Blog , Health and Wellness

We Must Fix ‘Surprise Medical Billing’… But Only the Right Way

Posted on Monday, December 14, 2020
by Outside Contributor

surpriseSurprise medical billing, as too many Americans know, isn’t a new problem. For years, millions of Americans have received steep bills for medical care they received from providers unknowingly outside their insurers’ networks. And as more and more people are getting tested and requiring treatment for COVID-19, many are finding themselves stuck with unexpected bills that jeopardize their financial well-being.

Amid our precarious economy, moreover, those surprise medical bills are hitting people at the worst possible time. As just one example, a Philadelphia woman who sought treatment for COVID-19 was charged more than $52,000 after being airlifted to another hospital, all because the helicopter company happened to fall outside her insurer’s network.

Thankfully, Congress has been working to reach a permanent solution to end surprise medical billing once and for all.  One idea spearheaded by Senator Lamar Alexander (R–Tennessee) and being discussed as a possible compromise, however, could end up making matters worse for patients and health care workers across the country.

The problem with Senator Alexander’s proposal is that it relies heavily on a system called “benchmarking” or “rate-setting,” which would enable government bureaucrats and insurance companies to meet behind closed doors to determine how much doctors and health care providers should be paid for the care they provide patients. According to one recent poll, 72% of respondents oppose that kind of heavy-handed bureaucratic system, yet some in Congress seem to be ignoring that supermajority sentiment.

Here’s how Senator Alexander’s proposed rate-setting scheme would work.  Imagine a patient is taken to an out-of-network hospital to receive care, and the hospital incurs the cost of resources for treatment.  Under the rate-setting proposal, insurance companies would determine what they deem to be a fair amount for reimbursement, leaving the hospital at a financial loss for the care provided. Considering the fact that many medical providers are already struggling, especially in rural areas, that scenario could be enough to give medical workers pink slips, or even shut hospital doors entirely.

That gloomy scenario isn’t hypothetical or mere doomsday speculation under a national rate-setting system.  After implementing such a rate-setting scheme, California saw several rural hospitals close down.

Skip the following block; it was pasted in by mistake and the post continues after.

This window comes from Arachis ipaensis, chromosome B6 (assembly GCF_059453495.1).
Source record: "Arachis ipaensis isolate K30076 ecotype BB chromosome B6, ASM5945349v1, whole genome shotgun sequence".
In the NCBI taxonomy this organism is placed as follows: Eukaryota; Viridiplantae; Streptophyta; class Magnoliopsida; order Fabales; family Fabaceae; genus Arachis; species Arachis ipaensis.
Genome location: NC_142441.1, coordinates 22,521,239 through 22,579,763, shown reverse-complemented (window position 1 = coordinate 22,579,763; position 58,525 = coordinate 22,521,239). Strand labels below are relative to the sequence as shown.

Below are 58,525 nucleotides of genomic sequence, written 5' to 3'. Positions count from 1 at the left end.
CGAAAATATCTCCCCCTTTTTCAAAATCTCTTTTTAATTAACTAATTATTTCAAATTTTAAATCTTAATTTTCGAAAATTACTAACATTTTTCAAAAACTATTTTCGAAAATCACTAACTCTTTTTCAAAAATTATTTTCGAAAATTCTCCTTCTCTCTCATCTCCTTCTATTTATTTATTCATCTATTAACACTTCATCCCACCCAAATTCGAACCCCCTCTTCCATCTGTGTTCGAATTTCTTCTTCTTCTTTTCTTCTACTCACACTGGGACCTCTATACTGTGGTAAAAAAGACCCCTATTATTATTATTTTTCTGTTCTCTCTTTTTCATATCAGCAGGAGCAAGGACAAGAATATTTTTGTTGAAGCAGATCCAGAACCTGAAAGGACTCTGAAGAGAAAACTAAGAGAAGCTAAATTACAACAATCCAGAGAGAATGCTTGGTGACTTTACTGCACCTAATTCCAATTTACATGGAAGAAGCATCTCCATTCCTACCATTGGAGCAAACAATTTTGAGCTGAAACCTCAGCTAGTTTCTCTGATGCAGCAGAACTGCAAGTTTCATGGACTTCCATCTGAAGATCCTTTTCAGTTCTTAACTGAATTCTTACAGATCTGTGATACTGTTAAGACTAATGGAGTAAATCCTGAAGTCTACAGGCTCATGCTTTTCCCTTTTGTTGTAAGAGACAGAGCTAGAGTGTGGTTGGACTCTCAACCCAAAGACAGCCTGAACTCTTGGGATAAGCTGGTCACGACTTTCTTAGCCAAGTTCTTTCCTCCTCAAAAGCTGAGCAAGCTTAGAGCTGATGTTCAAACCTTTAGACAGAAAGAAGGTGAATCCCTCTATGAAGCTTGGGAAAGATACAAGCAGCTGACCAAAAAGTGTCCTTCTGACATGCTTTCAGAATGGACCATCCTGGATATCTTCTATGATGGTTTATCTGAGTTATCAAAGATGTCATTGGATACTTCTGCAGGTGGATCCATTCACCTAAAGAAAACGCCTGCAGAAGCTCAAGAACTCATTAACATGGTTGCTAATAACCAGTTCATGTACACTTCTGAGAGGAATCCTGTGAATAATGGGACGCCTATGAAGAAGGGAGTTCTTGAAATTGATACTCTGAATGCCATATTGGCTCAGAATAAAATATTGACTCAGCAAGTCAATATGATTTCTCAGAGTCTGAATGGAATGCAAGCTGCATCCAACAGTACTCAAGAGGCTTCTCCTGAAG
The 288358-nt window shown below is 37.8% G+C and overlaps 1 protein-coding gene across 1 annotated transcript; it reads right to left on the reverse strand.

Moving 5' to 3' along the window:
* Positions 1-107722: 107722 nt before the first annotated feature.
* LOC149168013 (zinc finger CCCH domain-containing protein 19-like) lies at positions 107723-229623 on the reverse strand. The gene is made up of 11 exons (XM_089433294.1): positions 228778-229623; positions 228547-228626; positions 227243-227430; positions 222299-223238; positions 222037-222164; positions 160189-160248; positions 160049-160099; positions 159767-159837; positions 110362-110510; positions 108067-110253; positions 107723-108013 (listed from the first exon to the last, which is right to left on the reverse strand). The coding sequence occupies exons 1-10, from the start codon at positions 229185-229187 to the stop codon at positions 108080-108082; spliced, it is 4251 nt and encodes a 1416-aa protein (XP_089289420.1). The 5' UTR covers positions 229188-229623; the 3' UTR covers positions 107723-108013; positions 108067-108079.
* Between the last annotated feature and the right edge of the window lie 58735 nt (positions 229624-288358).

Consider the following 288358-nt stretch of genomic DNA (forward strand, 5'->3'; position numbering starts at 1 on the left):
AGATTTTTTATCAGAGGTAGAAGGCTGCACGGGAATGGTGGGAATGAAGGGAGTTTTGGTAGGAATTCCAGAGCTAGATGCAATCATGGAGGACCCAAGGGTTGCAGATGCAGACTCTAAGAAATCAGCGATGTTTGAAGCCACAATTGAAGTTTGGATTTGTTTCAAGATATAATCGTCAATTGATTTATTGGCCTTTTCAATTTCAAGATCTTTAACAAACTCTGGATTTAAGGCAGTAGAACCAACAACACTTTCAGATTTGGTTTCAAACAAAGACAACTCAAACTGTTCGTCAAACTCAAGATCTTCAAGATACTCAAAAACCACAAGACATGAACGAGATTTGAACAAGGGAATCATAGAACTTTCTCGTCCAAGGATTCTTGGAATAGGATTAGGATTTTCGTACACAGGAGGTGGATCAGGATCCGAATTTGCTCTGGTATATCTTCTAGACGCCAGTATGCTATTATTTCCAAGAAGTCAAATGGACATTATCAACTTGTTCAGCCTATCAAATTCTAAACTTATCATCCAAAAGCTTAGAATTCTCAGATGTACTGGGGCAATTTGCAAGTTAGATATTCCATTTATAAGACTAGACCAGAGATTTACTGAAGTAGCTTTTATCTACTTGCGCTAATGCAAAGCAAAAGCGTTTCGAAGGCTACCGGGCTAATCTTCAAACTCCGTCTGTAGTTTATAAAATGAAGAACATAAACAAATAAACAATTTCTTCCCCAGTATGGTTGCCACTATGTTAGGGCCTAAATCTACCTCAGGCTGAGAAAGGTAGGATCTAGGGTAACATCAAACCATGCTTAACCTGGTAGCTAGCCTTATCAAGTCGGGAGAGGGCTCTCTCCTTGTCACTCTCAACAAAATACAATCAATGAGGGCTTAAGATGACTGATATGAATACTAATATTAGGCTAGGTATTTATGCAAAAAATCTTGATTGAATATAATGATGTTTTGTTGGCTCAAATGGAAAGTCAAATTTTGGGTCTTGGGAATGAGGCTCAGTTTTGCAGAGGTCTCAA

Rather than follow California’s lead, Congress should look to states like New York and Florida, which implemented what’s known as Independent Dispute Resolution (IDR), a system that protects patients and health care providers while holding insurance companies accountable.

Under an IDR system, if patients receive care out of their insurers’ networks, they would only be required to pay the median rate of in-network care.  Their insurance companies and the medical providers would then negotiate what the insurers would pay.  If they can’t agree, then a neutral arbiter would step in to make a fair final determination.  That ensures that both sides can adequately make their arguments, and that the fairest solutions can be achieved.

While Senator Alexander’s proposed compromise does include an IDR component, it creates enough barriers for medical providers that insurance companies would automatically possess the upper hand when health care providers attempt to dispute unfair payments.So in terms of surprise medical billing, simple experience has demonstrated that a rate-setting method offers a potentially catastrophic policy path because it directly harms America’s doctors, hospitals and their patients.  Accordingly, as Senate Majority Leader Mitch McConnell and House Speaker Nancy Pelosi negotiate a course toward surprise medical billing legislation, they must listen to their many colleagues promoting the preferable alternative of Independent Dispute Resolution, a fix that is already working in the states and one the public supports.Surprise medical billing is a festering problem that must be solved, but the solution must be the correct one, lest medical providers and their sick patients pay an exorbitant price.

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3 years ago

Surprise billing is just that. It’s a bill that comes out of no where for minor services at an outrageous cost. It’s like the $150 oil change – there’s no logic to it. Unfortunately we don’t always have time to shop for medical services while hemorrhaging or having a heart attack. Someone with common sense does need to set the cost of medical care. It does need to be standardized. That doesn’t mean there can’t be special hospitals and doctors for the rich and famous. But it means when joe needs care it should be the same where ever joe gets it. No surprises…

3 years ago

Everything that isn’t single-payer has unfixable problems. Single-payer has fixable problems (as seen in all other developed countries).

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